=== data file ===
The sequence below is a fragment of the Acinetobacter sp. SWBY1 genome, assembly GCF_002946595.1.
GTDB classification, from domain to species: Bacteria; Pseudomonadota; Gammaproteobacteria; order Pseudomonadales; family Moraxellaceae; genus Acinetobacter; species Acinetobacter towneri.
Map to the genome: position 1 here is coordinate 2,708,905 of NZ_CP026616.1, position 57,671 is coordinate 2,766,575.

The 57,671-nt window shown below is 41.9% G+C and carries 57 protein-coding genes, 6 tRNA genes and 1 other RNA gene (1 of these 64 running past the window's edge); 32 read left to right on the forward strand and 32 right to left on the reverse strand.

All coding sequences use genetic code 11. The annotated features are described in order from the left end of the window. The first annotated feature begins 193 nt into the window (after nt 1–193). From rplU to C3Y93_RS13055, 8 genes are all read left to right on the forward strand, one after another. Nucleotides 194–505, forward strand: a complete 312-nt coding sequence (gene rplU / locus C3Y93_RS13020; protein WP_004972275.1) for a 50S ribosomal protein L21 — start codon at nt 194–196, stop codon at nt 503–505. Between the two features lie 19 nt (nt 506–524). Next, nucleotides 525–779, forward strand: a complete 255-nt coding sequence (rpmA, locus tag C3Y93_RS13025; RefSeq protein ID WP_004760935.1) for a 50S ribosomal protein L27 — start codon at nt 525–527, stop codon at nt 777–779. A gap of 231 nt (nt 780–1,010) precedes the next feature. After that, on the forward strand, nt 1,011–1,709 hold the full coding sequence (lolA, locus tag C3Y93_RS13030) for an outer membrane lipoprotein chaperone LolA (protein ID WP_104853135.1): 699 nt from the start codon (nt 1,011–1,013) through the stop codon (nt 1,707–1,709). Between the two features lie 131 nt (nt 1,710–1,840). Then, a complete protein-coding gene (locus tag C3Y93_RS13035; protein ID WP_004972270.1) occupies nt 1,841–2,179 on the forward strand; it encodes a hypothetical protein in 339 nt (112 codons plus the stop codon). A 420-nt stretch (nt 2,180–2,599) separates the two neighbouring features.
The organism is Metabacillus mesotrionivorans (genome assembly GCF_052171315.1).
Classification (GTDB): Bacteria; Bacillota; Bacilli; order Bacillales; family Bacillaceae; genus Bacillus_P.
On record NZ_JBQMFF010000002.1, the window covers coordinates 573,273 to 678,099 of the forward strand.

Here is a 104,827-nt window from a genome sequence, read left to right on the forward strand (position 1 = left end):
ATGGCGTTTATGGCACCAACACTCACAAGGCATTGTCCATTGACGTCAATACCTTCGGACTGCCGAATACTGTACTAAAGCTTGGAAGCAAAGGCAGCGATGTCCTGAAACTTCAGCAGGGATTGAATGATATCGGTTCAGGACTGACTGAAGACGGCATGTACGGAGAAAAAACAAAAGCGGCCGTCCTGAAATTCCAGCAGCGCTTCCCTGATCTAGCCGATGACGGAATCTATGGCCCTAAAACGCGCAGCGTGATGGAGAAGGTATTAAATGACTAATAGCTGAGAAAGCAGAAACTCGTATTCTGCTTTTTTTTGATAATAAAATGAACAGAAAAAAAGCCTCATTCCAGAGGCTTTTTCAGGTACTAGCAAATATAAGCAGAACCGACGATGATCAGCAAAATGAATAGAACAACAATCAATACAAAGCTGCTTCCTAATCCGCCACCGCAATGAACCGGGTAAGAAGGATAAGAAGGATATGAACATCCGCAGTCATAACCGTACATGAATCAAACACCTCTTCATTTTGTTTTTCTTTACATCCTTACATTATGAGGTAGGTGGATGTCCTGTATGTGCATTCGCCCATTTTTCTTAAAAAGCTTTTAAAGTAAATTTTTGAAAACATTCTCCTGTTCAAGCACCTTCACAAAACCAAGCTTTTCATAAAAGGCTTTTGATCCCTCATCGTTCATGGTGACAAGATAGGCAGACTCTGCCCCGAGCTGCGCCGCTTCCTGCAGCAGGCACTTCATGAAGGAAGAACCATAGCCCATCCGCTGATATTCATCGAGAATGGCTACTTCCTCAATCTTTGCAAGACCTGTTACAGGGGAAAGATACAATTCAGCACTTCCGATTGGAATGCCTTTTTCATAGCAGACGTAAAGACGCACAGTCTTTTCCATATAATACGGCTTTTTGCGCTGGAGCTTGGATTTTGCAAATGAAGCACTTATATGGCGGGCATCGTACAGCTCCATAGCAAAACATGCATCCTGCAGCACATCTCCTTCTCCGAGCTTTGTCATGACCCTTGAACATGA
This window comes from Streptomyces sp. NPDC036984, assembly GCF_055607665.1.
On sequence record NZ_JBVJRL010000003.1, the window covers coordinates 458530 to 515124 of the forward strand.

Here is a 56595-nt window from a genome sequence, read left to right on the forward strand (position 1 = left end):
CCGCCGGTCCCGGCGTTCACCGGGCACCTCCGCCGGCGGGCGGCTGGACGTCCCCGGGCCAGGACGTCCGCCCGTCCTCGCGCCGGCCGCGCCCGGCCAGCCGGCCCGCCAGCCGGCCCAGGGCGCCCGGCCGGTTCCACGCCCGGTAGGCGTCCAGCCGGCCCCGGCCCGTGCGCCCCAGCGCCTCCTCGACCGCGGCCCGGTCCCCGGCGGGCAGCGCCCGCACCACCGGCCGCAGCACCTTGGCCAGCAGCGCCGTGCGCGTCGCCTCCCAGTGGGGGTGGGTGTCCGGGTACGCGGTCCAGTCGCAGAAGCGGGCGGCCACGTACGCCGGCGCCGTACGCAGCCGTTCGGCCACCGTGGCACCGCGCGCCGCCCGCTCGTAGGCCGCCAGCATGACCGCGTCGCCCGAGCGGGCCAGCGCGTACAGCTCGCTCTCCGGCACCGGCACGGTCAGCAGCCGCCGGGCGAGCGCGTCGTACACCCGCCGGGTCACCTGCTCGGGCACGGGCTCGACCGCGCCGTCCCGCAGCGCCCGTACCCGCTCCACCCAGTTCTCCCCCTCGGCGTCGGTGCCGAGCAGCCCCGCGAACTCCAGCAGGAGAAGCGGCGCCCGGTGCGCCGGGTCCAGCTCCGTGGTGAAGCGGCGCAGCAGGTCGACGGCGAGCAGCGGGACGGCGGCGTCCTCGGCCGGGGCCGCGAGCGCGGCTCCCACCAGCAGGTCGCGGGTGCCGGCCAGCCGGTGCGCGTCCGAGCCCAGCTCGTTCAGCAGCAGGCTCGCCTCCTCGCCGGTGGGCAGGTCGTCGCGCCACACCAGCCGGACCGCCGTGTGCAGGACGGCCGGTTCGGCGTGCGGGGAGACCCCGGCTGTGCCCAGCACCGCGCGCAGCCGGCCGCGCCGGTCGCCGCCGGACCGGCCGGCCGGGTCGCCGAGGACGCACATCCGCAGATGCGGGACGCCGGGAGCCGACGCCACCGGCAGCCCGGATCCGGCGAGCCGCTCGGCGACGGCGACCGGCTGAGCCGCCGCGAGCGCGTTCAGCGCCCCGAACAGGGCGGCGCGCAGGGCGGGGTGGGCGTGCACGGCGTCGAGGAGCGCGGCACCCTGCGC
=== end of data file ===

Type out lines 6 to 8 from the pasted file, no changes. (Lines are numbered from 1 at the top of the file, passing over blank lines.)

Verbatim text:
The organism is Metabacillus mesotrionivorans (genome assembly GCF_052171315.1).
Classification (GTDB): Bacteria; Bacillota; Bacilli; order Bacillales; family Bacillaceae; genus Bacillus_P.
On record NZ_JBQMFF010000002.1, the window covers coordinates 573,273 to 678,099 of the forward strand.